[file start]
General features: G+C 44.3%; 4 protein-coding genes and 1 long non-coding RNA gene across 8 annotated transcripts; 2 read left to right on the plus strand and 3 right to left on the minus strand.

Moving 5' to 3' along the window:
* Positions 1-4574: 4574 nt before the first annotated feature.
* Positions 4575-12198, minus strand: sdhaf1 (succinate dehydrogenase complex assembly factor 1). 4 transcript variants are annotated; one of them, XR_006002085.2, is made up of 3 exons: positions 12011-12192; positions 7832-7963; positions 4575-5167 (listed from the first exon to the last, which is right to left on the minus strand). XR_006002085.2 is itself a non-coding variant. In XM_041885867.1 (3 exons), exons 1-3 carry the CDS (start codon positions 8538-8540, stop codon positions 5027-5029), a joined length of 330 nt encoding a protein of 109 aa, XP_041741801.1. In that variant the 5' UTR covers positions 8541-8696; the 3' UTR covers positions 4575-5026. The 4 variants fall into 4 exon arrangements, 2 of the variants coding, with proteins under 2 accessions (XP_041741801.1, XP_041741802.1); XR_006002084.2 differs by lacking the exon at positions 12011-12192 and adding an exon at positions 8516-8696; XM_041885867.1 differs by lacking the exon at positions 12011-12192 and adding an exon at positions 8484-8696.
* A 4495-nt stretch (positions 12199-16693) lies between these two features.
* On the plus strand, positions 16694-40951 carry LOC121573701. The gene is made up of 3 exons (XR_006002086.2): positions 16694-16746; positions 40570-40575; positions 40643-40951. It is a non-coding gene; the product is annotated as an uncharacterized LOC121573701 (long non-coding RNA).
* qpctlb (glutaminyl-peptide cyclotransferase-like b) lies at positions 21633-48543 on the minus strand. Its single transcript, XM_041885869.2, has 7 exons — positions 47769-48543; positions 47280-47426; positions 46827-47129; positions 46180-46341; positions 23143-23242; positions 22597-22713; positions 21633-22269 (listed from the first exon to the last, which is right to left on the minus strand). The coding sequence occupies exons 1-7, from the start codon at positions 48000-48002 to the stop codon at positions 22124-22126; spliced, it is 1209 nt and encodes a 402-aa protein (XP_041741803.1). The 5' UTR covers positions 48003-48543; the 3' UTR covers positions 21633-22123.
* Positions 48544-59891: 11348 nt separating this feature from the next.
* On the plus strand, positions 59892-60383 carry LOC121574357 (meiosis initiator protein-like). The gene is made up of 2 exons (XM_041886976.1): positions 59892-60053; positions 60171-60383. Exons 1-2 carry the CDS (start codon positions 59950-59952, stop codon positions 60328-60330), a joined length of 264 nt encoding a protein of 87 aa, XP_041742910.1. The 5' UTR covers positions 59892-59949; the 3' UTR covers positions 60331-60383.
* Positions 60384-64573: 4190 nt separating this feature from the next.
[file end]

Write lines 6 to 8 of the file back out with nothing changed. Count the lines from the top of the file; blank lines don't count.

* On the plus strand, positions 16694-40951 carry LOC121573701. The gene is made up of 3 exons (XR_006002086.2): positions 16694-16746; positions 40570-40575; positions 40643-40951. It is a non-coding gene; the product is annotated as an uncharacterized LOC121573701 (long non-coding RNA).
* qpctlb (glutaminyl-peptide cyclotransferase-like b) lies at positions 21633-48543 on the minus strand. Its single transcript, XM_041885869.2, has 7 exons — positions 47769-48543; positions 47280-47426; positions 46827-47129; positions 46180-46341; positions 23143-23242; positions 22597-22713; positions 21633-22269 (listed from the first exon to the last, which is right to left on the minus strand). The coding sequence occupies exons 1-7, from the start codon at positions 48000-48002 to the stop codon at positions 22124-22126; spliced, it is 1209 nt and encodes a 402-aa protein (XP_041741803.1). The 5' UTR covers positions 48003-48543; the 3' UTR covers positions 21633-22123.
* Positions 48544-59891: 11348 nt separating this feature from the next.